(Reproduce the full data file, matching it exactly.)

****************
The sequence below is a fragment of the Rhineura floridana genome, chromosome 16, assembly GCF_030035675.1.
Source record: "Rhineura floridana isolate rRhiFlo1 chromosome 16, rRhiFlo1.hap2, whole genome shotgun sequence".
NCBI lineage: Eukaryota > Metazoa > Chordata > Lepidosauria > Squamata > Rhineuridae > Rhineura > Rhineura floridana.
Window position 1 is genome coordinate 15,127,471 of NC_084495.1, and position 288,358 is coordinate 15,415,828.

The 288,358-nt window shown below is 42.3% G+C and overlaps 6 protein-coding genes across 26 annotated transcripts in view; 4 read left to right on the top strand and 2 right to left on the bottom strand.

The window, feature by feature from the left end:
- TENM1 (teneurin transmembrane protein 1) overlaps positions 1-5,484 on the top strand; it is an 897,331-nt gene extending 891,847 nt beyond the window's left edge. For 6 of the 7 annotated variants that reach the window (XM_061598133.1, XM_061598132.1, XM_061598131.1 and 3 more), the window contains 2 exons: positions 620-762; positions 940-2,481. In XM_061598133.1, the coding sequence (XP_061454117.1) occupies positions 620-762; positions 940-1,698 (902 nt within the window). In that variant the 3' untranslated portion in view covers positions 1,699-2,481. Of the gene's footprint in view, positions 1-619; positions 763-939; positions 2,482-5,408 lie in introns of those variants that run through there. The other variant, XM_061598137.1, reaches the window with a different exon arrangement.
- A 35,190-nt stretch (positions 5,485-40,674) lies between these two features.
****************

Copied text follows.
The sequence below is a fragment of the Rhineura floridana genome, chromosome 16, assembly GCF_030035675.1.
Source record: "Rhineura floridana isolate rRhiFlo1 chromosome 16, rRhiFlo1.hap2, whole genome shotgun sequence".
NCBI lineage: Eukaryota > Metazoa > Chordata > Lepidosauria > Squamata > Rhineuridae > Rhineura > Rhineura floridana.
Window position 1 is genome coordinate 15,127,471 of NC_084495.1, and position 288,358 is coordinate 15,415,828.

The 288,358-nt window shown below is 42.3% G+C and overlaps 6 protein-coding genes across 26 annotated transcripts in view; 4 read left to right on the top strand and 2 right to left on the bottom strand.

The window, feature by feature from the left end:
- TENM1 (teneurin transmembrane protein 1) overlaps positions 1-5,484 on the top strand; it is an 897,331-nt gene extending 891,847 nt beyond the window's left edge. For 6 of the 7 annotated variants that reach the window (XM_061598133.1, XM_061598132.1, XM_061598131.1 and 3 more), the window contains 2 exons: positions 620-762; positions 940-2,481. In XM_061598133.1, the coding sequence (XP_061454117.1) occupies positions 620-762; positions 940-1,698 (902 nt within the window). In that variant the 3' untranslated portion in view covers positions 1,699-2,481. Of the gene's footprint in view, positions 1-619; positions 763-939; positions 2,482-5,408 lie in introns of those variants that run through there. The other variant, XM_061598137.1, reaches the window with a different exon arrangement.
- A 35,190-nt stretch (positions 5,485-40,674) lies between these two features.